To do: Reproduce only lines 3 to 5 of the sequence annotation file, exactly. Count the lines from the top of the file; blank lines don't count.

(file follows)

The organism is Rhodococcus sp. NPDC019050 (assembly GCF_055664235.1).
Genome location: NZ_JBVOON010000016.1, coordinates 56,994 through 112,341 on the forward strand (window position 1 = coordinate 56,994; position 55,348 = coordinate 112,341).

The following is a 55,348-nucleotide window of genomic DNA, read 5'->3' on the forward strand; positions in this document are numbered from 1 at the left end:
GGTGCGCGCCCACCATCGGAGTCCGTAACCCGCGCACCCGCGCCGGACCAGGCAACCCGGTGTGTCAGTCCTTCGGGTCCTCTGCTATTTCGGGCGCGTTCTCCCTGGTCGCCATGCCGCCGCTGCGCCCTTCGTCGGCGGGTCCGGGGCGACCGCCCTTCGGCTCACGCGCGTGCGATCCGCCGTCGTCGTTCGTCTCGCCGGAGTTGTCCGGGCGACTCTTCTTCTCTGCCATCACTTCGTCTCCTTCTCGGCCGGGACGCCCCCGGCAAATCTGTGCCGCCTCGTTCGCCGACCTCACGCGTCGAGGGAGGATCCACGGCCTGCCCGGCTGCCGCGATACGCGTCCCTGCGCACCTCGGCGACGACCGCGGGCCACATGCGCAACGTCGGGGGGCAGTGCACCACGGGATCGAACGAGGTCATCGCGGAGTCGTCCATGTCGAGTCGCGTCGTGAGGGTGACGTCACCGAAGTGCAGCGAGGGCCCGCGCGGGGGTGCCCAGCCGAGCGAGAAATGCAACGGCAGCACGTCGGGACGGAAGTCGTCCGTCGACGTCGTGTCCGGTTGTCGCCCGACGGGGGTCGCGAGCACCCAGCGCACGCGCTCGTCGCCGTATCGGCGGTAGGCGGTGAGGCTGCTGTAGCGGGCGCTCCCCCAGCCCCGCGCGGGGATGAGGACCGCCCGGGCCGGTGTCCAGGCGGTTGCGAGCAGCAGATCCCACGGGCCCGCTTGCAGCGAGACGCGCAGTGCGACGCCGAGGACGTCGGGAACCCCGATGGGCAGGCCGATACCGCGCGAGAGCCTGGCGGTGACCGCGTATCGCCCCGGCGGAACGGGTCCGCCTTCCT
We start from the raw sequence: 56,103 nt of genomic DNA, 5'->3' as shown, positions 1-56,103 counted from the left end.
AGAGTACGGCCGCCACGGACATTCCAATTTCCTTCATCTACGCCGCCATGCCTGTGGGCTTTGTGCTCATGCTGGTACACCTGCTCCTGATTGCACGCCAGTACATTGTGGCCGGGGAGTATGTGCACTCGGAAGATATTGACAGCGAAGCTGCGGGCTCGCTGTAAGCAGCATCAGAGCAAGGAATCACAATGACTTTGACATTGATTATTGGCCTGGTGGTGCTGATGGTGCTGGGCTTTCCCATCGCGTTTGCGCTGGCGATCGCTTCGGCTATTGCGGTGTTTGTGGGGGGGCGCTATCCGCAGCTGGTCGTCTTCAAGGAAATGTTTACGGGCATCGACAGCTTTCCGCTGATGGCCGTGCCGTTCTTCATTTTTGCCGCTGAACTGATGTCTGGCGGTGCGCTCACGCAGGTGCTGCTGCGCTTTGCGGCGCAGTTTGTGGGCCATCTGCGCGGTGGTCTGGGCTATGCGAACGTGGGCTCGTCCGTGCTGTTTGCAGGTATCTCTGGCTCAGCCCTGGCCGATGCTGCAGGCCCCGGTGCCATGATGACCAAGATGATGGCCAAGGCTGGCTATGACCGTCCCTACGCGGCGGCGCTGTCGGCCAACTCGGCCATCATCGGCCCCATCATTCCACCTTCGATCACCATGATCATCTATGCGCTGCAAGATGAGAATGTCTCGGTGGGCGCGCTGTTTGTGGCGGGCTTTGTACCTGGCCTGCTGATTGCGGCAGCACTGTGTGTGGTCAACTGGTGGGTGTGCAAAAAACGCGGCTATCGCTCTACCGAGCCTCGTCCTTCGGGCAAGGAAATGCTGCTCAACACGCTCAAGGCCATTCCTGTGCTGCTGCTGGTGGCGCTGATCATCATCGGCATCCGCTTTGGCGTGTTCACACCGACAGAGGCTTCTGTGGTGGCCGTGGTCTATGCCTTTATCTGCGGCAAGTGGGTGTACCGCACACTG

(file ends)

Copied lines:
The following is a 55,348-nucleotide window of genomic DNA, read 5'->3' on the forward strand; positions in this document are numbered from 1 at the left end:
GGTGCGCGCCCACCATCGGAGTCCGTAACCCGCGCACCCGCGCCGGACCAGGCAACCCGGTGTGTCAGTCCTTCGGGTCCTCTGCTATTTCGGGCGCGTTCTCCCTGGTCGCCATGCCGCCGCTGCGCCCTTCGTCGGCGGGTCCGGGGCGACCGCCCTTCGGCTCACGCGCGTGCGATCCGCCGTCGTCGTTCGTCTCGCCGGAGTTGTCCGGGCGACTCTTCTTCTCTGCCATCACTTCGTCTCCTTCTCGGCCGGGACGCCCCCGGCAAATCTGTGCCGCCTCGTTCGCCGACCTCACGCGTCGAGGGAGGATCCACGGCCTGCCCGGCTGCCGCGATACGCGTCCCTGCGCACCTCGGCGACGACCGCGGGCCACATGCGCAACGTCGGGGGGCAGTGCACCACGGGATCGAACGAGGTCATCGCGGAGTCGTCCATGTCGAGTCGCGTCGTGAGGGTGACGTCACCGAAGTGCAGCGAGGGCCCGCGCGGGGGTGCCCAGCCGAGCGAGAAATGCAACGGCAGCACGTCGGGACGGAAGTCGTCCGTCGACGTCGTGTCCGGTTGTCGCCCGACGGGGGTCGCGAGCACCCAGCGCACGCGCTCGTCGCCGTATCGGCGGTAGGCGGTGAGGCTGCTGTAGCGGGCGCTCCCCCAGCCCCGCGCGGGGATGAGGACCGCCCGGGCCGGTGTCCAGGCGGTTGCGAGCAGCAGATCCCACGGGCCCGCTTGCAGCGAGACGCGCAGTGCGACGCCGAGGACGTCGGGAACCCCGATGGGCAGGCCGATACCGCGCGAGAGCCTGGCGGTGACCGCGTATCGCCCCGGCGGAACGGGTCCGCCTTCCT
We start from the raw sequence: 56,103 nt of genomic DNA, 5'->3' as shown, positions 1-56,103 counted from the left end.